A little immigration reform here, a little religion in the public square there, a little gentle talk about common ground on abortion -- and what have you got? The birth of a new, moderate Hillary Clinton, announces the press.
"Democratic Party appears to be getting softer on reproductive rights," headlined a National Public Radio story. "Gasps as Hillary woos the anti-abortion vote," reported the London Daily Telegraph. "Hillary Clinton Seen as Staking Out Centrist Positions," announced the Bulletin's Frontrunner.
It's a testament to the rigidity and extremism of the pro-choice abortion movement that even such platitudinous phrases as Clinton tossed into her address to the New York State Family Planning Providers conference were considered signs of movement to the center.
Clinton, in what some hopeful Democrats are describing as her "Sister Souljah" moment (a reference to Bill Clinton's rebuke to a hip-hop star in 1992), told a pro-choice audience that "opposing sides" on the abortion question should "seek common ground" in the effort to prevent unwanted pregnancies. (Oh gosh, she's gone soft!) Clinton further allowed that, "We can all recognize that abortion in many ways represents a sad, even tragic choice to many, many women."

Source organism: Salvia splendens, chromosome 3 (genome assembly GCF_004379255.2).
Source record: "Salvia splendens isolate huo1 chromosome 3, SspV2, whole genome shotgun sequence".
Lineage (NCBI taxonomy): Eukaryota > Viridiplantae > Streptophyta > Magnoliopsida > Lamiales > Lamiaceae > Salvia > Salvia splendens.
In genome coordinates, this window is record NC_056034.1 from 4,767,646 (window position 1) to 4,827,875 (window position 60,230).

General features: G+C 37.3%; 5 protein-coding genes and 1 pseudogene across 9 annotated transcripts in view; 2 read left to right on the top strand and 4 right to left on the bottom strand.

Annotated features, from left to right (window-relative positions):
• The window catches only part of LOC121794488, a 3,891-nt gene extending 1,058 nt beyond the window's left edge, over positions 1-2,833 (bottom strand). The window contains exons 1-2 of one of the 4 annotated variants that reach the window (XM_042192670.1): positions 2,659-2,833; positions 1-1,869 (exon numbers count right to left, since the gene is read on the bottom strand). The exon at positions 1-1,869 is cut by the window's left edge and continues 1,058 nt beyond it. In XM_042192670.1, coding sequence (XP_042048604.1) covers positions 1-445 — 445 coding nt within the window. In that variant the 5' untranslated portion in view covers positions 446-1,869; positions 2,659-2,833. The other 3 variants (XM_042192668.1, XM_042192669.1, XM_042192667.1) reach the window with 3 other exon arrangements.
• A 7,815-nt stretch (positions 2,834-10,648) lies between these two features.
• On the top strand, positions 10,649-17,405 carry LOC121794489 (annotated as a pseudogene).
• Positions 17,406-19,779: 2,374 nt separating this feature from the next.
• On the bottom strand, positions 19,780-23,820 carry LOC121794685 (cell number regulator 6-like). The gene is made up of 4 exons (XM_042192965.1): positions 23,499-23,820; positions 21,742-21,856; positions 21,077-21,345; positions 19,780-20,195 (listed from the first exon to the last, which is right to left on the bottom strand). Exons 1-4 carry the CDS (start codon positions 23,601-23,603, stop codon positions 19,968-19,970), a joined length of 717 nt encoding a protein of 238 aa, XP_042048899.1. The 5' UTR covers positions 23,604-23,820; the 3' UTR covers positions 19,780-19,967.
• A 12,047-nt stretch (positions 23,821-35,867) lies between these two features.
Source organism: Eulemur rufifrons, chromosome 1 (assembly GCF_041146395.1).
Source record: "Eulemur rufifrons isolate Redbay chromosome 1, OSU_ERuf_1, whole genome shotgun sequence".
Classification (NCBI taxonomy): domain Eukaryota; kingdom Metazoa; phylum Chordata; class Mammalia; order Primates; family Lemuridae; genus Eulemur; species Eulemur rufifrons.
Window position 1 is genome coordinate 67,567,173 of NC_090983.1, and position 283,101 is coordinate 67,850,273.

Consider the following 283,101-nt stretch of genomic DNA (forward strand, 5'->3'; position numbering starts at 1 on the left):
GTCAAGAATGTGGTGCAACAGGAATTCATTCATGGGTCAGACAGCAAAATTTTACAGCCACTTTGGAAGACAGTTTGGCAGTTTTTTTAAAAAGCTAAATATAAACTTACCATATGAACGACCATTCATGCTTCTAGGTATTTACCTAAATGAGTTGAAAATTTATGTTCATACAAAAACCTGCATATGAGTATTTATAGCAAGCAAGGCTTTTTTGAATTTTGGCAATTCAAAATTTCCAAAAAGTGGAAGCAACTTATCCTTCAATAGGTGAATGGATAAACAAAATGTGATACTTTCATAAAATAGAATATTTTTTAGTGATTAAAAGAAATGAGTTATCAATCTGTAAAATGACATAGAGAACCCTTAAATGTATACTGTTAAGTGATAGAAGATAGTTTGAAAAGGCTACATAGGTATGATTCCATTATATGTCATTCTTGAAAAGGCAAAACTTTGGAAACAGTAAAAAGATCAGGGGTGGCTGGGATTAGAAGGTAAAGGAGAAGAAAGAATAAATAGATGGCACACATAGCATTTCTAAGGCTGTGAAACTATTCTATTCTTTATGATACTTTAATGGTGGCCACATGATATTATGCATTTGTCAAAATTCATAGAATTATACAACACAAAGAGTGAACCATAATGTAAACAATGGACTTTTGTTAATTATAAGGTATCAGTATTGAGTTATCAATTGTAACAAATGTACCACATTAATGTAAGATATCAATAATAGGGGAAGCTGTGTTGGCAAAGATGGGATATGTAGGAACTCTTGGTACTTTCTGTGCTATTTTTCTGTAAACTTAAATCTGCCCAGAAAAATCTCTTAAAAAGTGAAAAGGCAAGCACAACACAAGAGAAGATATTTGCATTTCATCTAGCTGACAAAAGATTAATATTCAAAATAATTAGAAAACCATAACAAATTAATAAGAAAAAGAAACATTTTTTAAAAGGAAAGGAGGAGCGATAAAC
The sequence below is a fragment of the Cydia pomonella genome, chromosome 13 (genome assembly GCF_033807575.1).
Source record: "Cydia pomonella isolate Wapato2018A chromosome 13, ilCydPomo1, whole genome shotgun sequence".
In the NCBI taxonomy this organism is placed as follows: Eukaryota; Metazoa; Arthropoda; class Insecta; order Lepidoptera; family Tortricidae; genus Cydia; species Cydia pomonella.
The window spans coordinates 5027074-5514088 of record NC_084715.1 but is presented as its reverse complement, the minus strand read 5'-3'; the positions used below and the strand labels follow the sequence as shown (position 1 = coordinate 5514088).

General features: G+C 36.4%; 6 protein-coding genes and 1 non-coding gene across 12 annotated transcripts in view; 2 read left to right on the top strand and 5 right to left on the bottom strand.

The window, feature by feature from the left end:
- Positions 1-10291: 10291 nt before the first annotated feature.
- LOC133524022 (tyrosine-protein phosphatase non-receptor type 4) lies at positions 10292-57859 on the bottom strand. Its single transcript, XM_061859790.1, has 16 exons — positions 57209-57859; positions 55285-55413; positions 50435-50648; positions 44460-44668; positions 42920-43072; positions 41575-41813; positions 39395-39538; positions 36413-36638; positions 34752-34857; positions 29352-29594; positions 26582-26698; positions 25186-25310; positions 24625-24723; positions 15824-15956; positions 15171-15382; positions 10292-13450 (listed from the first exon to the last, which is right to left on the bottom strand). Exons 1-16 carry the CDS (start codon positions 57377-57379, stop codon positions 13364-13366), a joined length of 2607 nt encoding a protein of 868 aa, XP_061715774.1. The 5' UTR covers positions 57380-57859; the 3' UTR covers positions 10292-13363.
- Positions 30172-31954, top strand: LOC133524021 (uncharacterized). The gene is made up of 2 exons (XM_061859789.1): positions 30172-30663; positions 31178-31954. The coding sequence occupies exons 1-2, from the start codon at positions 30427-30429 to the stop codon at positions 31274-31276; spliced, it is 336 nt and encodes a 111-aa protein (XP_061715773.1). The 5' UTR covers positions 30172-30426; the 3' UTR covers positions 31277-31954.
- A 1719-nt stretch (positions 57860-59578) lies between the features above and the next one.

If anodyne words like those are evidence of a move to the right, consider what that says about the pro-choice position. The pro-choice movement does not want to seek common ground in preventing unplanned pregnancies? It does not recognize that abortion is sad or tragic?
In point of fact, the pro-choice position has hardened over the years to the point where any deviation from orthodoxy is considered heresy. Abortion advocates have fervently resisted every single legislative limit on abortion. They've stoutly opposed waiting periods, parental notification laws and bans on late-term abortions and partial birth abortions. They've even opposed a law that would permit a baby who by accident survives a late-term abortion